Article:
About Worcestershire sauceEdit
Worcestershire sauce is a fermented liquid condiment flavouring used especially with grilled or barbecued meats. It is also used in cocktails and drinks.
Worcester (or 'Worcestershire') sauce derives from a form of piquant fish-and-vinegar sauce developed in the 16th Century as an accompaniment for the lamprey fish famously caught at Worcester.
The most noted bottled brand was first made at 68 Broad Street, Worcester, England, by two dispensing chemists, John Wheeley Lea and William Henry Perrins, the Lea & Perrins brand was commercialised in 1837 and has been produced in the current Midlands Road factory in Worcester since 16 October 1897. It was purchased by H.J. Heinz Company in 2005 who continue to manufacture and market "The Original Lea & Perrins Worcestershire Sauce", under the name Lea & Perrins, Inc., as well as Worcestershire Sauce under their own name and labelling. Other companies manufacture similar products, often also called Worcester Sauce, and marketed under different brands. Additionally, in recent years recipes have begun appearing for homemade variations of the British version.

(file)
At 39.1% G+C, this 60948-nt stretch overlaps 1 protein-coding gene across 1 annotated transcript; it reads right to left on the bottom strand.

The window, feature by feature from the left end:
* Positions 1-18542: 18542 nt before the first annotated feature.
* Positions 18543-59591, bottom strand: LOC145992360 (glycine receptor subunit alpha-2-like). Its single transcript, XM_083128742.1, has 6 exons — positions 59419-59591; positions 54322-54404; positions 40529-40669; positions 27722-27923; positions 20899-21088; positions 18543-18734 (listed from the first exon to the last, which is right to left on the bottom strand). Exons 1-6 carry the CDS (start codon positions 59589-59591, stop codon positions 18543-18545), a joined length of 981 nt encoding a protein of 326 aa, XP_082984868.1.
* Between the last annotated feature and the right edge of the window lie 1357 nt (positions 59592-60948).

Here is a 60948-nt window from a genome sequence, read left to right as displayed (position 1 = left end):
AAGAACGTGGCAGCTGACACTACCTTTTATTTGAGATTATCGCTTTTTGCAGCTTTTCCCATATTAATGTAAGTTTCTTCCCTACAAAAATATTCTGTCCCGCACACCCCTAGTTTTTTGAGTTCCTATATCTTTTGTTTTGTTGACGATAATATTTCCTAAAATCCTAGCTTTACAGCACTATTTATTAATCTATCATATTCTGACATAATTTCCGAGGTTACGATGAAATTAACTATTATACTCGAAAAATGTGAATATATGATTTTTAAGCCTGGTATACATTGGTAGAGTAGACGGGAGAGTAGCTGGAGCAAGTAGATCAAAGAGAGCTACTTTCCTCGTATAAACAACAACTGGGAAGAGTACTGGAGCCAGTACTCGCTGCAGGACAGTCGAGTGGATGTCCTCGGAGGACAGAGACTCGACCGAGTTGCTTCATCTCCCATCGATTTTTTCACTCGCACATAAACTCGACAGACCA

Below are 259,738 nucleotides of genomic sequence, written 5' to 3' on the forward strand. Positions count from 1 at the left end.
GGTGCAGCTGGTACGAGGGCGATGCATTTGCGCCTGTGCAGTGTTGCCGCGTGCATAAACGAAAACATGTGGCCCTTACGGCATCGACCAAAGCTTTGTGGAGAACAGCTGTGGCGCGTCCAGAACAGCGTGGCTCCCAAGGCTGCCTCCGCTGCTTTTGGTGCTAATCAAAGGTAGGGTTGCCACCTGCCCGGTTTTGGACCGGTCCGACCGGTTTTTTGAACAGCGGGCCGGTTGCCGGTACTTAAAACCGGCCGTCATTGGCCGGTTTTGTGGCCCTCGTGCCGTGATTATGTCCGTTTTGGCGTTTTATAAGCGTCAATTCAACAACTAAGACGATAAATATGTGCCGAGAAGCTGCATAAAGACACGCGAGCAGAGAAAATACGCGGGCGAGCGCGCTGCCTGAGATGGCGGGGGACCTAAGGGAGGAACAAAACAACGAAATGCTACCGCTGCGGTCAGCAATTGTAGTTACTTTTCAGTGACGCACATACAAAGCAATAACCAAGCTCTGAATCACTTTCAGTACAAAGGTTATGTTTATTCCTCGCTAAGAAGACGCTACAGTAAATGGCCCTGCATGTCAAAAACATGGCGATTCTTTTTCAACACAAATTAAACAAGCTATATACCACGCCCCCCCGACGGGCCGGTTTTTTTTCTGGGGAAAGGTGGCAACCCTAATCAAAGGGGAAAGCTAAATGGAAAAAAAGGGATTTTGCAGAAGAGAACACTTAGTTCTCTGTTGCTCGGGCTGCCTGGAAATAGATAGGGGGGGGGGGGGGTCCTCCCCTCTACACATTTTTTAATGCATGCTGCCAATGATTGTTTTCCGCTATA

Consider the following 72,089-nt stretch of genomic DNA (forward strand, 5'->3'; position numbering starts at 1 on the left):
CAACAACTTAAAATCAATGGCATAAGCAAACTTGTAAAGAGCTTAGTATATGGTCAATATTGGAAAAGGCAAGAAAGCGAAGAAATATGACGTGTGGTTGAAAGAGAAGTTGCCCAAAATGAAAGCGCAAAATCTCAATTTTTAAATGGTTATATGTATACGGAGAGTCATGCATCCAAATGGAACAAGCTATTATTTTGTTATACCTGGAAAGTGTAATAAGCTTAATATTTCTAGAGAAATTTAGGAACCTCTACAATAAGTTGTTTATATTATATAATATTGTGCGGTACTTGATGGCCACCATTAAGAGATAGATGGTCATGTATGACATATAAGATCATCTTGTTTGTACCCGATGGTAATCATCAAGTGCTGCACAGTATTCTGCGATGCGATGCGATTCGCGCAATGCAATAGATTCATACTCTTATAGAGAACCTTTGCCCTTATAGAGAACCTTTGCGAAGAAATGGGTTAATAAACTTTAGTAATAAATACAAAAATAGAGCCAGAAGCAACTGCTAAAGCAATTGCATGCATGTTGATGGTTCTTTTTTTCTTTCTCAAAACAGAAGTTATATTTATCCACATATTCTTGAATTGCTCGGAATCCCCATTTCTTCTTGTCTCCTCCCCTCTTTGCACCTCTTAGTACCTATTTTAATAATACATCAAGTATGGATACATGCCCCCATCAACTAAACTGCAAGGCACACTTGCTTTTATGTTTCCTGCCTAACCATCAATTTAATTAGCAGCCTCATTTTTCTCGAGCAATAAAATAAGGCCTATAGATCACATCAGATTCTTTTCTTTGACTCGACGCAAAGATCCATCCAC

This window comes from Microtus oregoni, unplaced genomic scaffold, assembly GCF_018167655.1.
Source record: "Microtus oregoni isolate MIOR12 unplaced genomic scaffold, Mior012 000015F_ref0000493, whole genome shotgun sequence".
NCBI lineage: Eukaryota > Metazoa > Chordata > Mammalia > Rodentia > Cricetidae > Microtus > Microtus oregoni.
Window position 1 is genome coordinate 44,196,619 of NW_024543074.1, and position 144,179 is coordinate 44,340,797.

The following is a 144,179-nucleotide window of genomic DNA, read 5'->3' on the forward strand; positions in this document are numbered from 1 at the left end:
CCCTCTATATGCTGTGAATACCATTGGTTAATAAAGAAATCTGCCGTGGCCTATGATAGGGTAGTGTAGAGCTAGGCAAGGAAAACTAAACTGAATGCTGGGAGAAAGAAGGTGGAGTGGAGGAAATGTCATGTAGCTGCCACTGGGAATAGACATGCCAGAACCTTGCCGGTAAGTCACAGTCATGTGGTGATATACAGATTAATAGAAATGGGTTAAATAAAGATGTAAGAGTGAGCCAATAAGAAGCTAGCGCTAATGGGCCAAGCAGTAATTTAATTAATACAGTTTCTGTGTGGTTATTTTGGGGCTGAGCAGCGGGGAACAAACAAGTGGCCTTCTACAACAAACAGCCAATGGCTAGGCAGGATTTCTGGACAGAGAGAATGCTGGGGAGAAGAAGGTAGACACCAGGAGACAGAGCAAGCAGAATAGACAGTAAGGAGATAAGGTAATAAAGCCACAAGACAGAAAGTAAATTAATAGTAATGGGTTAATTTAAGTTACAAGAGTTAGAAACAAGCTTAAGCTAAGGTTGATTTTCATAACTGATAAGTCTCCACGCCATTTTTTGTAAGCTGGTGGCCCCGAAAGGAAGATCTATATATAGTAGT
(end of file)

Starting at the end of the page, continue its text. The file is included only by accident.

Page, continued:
The sauce does contain anchovies, so it is not considered vegetarian. Vegetarian alternatives which omit the anchovies are available but not technically considered a variety of Worcestershire sauce.